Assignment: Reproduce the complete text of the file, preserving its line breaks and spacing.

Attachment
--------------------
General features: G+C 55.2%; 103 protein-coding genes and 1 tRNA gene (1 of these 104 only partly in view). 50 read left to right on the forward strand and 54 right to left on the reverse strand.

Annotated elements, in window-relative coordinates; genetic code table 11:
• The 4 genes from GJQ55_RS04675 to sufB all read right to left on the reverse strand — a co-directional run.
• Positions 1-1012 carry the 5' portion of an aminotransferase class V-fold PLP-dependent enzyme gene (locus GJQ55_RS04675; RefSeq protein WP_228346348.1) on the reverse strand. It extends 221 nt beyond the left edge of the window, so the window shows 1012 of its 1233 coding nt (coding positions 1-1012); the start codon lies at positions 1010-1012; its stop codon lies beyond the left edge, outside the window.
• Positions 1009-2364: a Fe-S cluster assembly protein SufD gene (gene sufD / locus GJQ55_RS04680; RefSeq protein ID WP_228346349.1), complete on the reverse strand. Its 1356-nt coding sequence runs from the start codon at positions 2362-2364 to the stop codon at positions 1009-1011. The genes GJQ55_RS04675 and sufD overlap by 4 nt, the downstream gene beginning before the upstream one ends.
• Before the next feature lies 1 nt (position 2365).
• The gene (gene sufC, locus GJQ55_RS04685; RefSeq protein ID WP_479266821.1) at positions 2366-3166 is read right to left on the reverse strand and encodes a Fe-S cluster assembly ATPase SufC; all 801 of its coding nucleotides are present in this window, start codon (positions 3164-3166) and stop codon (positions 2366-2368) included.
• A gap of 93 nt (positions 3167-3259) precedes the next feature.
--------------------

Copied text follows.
General features: G+C 55.2%; 103 protein-coding genes and 1 tRNA gene (1 of these 104 only partly in view). 50 read left to right on the forward strand and 54 right to left on the reverse strand.

Annotated elements, in window-relative coordinates; genetic code table 11:
• The 4 genes from GJQ55_RS04675 to sufB all read right to left on the reverse strand — a co-directional run.
• Positions 1-1012 carry the 5' portion of an aminotransferase class V-fold PLP-dependent enzyme gene (locus GJQ55_RS04675; RefSeq protein WP_228346348.1) on the reverse strand. It extends 221 nt beyond the left edge of the window, so the window shows 1012 of its 1233 coding nt (coding positions 1-1012); the start codon lies at positions 1010-1012; its stop codon lies beyond the left edge, outside the window.
• Positions 1009-2364: a Fe-S cluster assembly protein SufD gene (gene sufD / locus GJQ55_RS04680; RefSeq protein ID WP_228346349.1), complete on the reverse strand. Its 1356-nt coding sequence runs from the start codon at positions 2362-2364 to the stop codon at positions 1009-1011. The genes GJQ55_RS04675 and sufD overlap by 4 nt, the downstream gene beginning before the upstream one ends.
• Before the next feature lies 1 nt (position 2365).
• The gene (gene sufC, locus GJQ55_RS04685; RefSeq protein ID WP_479266821.1) at positions 2366-3166 is read right to left on the reverse strand and encodes a Fe-S cluster assembly ATPase SufC; all 801 of its coding nucleotides are present in this window, start codon (positions 3164-3166) and stop codon (positions 2366-2368) included.
• A gap of 93 nt (positions 3167-3259) precedes the next feature.